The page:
Muscat: A majority of all insurance claims made by people affected by Cyclone Shaheen have been assessed, a senior official involved in the matter has said.
Dr Abdurahman Sulaiman Al Shahi, the director general of the Directorate General of Social Development in the North and South Al Batinah said in an interview that the review of files put forth for consideration was in its final stages.
“We are now considering the cases of people who have lodged grievances with us, and are re-evaluating their grievance forms,” he said. “So far we have completed a review of almost 95 percent of these cases. We expect to begin the payment process shortly.”
Al Shahi was speaking to Shabiba FM, the radio station of Al Shabiba, the sister Arabic publication of the Times of Oman. There are more than 19,000 claims that are entitled to compensation, with a few still under assessment.
“We have faced challenges in terms of payment and compensation, because there were shortages in the terms of the number of teams responsible for verifying and investigating the extent of damages reported,” he said. “Furthermore, many of the damages took place within densely populated areas, requiring us to expend more efforts towards evaluation.
“We addressed such challenges by coordinating with the Ministry of Social Development,” he added. “However, we have come across some claims that require re-evaluation, as well as others where the forms and details requires have been submitted on more than one occasion. This has caused us to verify whether such claims are eligible for compensation, according to the documents which prove their eligibility. We need to verify such claims because we must make sure that those who truly require compensation receive it accordingly.”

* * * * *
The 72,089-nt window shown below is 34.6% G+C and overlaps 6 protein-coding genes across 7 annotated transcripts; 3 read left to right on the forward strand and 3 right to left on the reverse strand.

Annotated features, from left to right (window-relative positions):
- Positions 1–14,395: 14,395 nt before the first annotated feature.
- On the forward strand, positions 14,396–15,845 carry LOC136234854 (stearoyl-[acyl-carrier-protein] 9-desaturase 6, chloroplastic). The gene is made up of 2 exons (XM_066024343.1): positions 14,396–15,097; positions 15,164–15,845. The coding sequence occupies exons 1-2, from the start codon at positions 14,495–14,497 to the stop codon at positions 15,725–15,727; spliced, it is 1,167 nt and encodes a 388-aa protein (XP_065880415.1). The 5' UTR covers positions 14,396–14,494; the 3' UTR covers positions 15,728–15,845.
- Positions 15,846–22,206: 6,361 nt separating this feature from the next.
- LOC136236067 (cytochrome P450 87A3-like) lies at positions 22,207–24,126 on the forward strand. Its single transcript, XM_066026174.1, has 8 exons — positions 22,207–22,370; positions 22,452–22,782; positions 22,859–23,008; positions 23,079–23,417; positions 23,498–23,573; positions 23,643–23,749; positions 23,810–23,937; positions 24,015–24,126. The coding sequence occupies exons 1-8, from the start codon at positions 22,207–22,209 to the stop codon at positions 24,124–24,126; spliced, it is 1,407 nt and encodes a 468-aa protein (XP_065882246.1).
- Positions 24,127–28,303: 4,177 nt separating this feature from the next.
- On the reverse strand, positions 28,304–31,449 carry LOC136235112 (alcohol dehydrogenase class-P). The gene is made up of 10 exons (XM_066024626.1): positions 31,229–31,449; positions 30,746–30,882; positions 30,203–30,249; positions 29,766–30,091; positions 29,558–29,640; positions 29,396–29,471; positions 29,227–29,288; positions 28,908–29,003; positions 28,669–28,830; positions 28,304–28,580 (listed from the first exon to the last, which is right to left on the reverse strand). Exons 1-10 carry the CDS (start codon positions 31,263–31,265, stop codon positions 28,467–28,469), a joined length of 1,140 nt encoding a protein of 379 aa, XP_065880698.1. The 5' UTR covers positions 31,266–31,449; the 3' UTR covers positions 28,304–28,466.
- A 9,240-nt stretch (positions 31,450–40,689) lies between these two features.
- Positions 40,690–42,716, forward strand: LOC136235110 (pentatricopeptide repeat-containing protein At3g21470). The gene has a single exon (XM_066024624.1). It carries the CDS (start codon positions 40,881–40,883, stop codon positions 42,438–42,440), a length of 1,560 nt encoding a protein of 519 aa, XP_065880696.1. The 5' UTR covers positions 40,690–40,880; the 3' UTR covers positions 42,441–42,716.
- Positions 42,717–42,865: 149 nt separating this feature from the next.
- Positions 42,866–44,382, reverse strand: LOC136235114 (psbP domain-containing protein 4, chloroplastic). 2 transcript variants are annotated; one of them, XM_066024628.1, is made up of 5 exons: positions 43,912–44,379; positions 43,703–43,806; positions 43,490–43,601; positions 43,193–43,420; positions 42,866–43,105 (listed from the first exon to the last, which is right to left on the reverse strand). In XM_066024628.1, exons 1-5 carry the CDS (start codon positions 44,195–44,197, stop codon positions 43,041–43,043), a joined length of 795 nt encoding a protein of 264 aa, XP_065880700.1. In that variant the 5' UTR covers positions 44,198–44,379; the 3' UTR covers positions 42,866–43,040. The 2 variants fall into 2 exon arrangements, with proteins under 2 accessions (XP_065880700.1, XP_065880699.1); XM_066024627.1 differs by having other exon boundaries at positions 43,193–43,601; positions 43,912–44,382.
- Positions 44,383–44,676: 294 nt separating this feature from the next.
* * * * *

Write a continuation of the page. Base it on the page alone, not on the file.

Cyclone Shaheen battered Oman on 3 October, 2021, after intensifying over the Arabian Sea for days. It battered the coasts of northern Oman, with most of its impact felt by towns in North Al Batinah.
The terrible weather unleashed a continuous torrent of rain that caused wadis to overflow, flooded people’s homes, and washed away the property of many others. The intense climatic conditions also led to the uprooting of electricity and telephone poles, and deposited debris in the form of rocks and trees across many key roads, impeding traffic to affected areas.
About OMR200 million has been allocated in the 2022 State Budget to address the damages caused by Shaheen.
“Oman was recently hit by tropical cyclone Shaheen, which took a toll on the community and infrastructure of some cities,” said the Ministry of Finance in their budget report. “However, with the efforts of government entities and members of society, life has returned to normal.”
Because of the devastating impact of the cyclone, some of the people who wished to claim compensation for damages suffered have not been able to locate the right documents.
Al Shahi, however, said that people in such a situation would also have their claims considered.
“We have met with a number of people who are in this situation,” he said in this context. “An independent committee has been formed to consider people who are impacted in this manner, and have submitted grievances.
“I personally communicated with a citizen when we realised his claim had been made public through Shabiba FM, but then realised that the claim was not registered in his name, but under his son,” he added.
“This claim has been closed, and the people in question are entitled to support. Their claim will be settled within two weeks. There are about 13,500 claimants who are entitled to other forms of support as well.”